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Tuna as part of a bodybuilder's diet

High protein diets have been postulated to reduce body fat distribution by increasing fat-free mass at the expense of fat mass through higher metabolic and energy demands. In comparison to sumo wrestlers, aesthetics is just as important as the strength in bodybuilding and this can be achieved and maintained through diet and a good workout regime.

Diets which favour a high-protein intake of 1.4-2.4g/kg per day (refer to Positive Nitrogen Balance) is beneficial in maximising gains in lean mass. It is important to ensure that the absolute daily intake of protein is met, and not proportionally reduced especially during “cutting” phases which favour negative-energy diets.

Where the tuna fits

Tuna has become increasingly popular in a bodybuilder’s diet especially in Australia where approximately 31,000 tonnes of canned tuna is consumed annually. This reflects that tuna is a widely available, convenient and affordable food product which also provides health benefits from a nutritional standpoint.

The nutritional profile of tuna varies depending on the species but generally has a high protein (94%) to fat (6%) ratio with little or no carbohydrates (refer to Appendix, A). Apart from being a valuable protein source, the American Heart Association recommends consuming at least 2 servings of fish weekly to promote and maintain good cardiovascular health. Fish has a rich content of essential omega-3 polyunsaturated fatty acids, eicosapentanoic acid (EPA) and docosahexanoic acid (DHA) that is often inadequate in our Western diet due to the significant imbalance in the ratio of omega-6 to omega-3 of 20:1 nowadays, compared to the recommended 2:1. As 100g of tuna contains approximately 280mg of omega-3s, regular consumption can help bolster our intake of omega-3s. It is recommended that 1-2g of omega-3 is consumed daily to obtain the health benefits.

Caveat -Mercury Risk ?

Although tuna may seem like a miracle food, there is definitely a certain catch to it. There is an ongoing concern regarding the inevitable risk of being exposed to heavy metals in our natural food chain especially from seafood products. Predictors of heavy metal exposure in the diet would depend on the type, size and lifespan of the fish. Larger fish which are often predators such as tuna and shark tend to accumulate more heavy metals over their lifespan. Oily fish such as salmon, king mackerel and swordfish are also found to have high mercury content.

Mercury is often quantified in parts per billion (ppb) and the alert level for the FDA is set at set at 1000 ppb for a certain food product. The US Environmental Protection Agency has determined safety limits or the Reference Dose of 0.1g methylmercury/kg body weight/day.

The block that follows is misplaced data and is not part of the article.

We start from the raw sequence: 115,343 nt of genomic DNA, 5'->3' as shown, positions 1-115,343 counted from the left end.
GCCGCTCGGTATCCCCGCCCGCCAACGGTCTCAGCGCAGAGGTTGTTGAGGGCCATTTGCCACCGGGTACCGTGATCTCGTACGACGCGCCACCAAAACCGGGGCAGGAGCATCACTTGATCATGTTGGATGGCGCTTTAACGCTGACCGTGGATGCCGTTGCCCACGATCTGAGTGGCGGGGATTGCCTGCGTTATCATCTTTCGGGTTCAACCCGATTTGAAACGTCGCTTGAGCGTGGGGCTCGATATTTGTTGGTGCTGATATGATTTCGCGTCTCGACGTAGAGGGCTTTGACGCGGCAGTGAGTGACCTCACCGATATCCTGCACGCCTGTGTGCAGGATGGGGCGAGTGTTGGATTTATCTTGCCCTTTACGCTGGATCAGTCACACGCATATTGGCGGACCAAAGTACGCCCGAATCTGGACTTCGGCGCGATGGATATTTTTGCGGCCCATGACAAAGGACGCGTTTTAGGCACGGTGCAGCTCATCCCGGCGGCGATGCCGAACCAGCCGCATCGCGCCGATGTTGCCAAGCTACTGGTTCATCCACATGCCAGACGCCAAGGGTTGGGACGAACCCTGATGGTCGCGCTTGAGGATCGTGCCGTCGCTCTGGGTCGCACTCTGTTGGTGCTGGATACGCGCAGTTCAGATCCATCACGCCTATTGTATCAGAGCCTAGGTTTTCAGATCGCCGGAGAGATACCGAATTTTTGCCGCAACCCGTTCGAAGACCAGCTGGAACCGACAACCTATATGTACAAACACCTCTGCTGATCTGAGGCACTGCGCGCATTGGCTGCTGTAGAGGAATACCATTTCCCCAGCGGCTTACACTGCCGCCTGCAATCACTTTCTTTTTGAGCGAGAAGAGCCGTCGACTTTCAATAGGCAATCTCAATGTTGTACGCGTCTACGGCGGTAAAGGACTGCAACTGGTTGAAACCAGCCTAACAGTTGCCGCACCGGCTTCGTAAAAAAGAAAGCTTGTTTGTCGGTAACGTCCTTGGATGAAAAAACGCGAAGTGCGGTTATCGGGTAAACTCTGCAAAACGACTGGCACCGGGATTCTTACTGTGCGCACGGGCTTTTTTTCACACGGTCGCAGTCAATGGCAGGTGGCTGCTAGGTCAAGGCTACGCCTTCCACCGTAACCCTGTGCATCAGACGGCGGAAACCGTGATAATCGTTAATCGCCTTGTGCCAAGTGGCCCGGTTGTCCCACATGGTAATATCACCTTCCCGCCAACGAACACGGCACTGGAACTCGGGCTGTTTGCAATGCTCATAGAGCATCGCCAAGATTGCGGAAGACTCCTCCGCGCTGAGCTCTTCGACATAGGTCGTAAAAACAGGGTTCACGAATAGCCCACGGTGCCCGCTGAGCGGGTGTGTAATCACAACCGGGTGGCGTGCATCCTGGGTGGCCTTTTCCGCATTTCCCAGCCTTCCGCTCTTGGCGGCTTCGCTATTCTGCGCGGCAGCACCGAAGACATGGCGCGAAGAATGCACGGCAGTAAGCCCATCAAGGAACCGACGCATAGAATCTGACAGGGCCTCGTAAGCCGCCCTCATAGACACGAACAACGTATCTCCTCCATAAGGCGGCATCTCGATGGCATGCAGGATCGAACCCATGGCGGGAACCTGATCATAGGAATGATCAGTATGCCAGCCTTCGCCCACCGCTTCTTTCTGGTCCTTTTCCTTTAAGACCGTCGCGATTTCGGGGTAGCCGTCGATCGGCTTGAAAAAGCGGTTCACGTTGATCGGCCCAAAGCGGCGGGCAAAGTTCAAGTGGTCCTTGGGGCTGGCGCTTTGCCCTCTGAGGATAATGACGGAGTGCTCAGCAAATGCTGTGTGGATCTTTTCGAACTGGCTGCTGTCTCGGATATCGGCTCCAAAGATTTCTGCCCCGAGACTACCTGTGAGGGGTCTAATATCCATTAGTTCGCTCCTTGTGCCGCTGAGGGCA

When choosing tuna products, you will notice the label being “light” or “white/albacore”. Light does not refer so much to the fat content but rather to the species of tuna, often skipjack species, which has higher sustainability due to its shorter lifespan. Studies have shown that 100g of light tuna have lower mercury content (approx 52 ppb) compared to white/albacore products (227 ppb). Furthermore, tuna in oil has been found to contain 3 times the amount of mercury compared to water/brine.

As such, excessive consumption of tuna products should be avoided on the long term to minimise toxicity from mercury and other heavy metals.

Moderation is Key

With moderation, tuna is undoubtedly a valuable food in a bodybuilder’s diet and should be consumed as part of a diet also including other sources of omega-3s (fish oil supplements, flaxseed etc).

It is best to consume water/brine products over oil. Tuna in brine often contains more sodium thus more flavour and should be avoided if a low-sodium diet is indicated (often for people diagnosed with hypertension or heart disease).

As tuna is rich in protein, it is a great addition to salads if on a low-carb diet whilst sandwiches or wraps provides additional carbohydrates to provide a balanced meal. When preparing meals, adding herbs (e.g. dill, thyme), citrus (lemon/orange juice) are great ways to improve the flavour.

References:
Australia, Heinz, Canned Tuna in Australia: The Facts on Sustainability (2010)  <http://www.tuna.com.au/>

Lichtenstein, A.H. et al, 'Diet and lifestyle recommendations revision 2006: a scientific statement from the American Heart Association Nutrition Committee' (2006) 114(1) Circulation 82

NutritionData.com, Food Database (2011)  <http://nutritiondata.self.com/foods-tuna000000000000000000000.html>

Shim, SM et al, 'Mercury and fatty acids in canned tuna, salmon, and mackerel' (2004) 69(9) Journal of food science C681

Simopoulos, A.P., 'Omega-3 fatty acids and athletics' (2007) 6(4) Current Sports Medicine Reports 230

Westerterp-Plantenga, MS et al, 'Dietary protein, weight loss, and weight maintenance' (2009) 29 Annual review of nutrition 21

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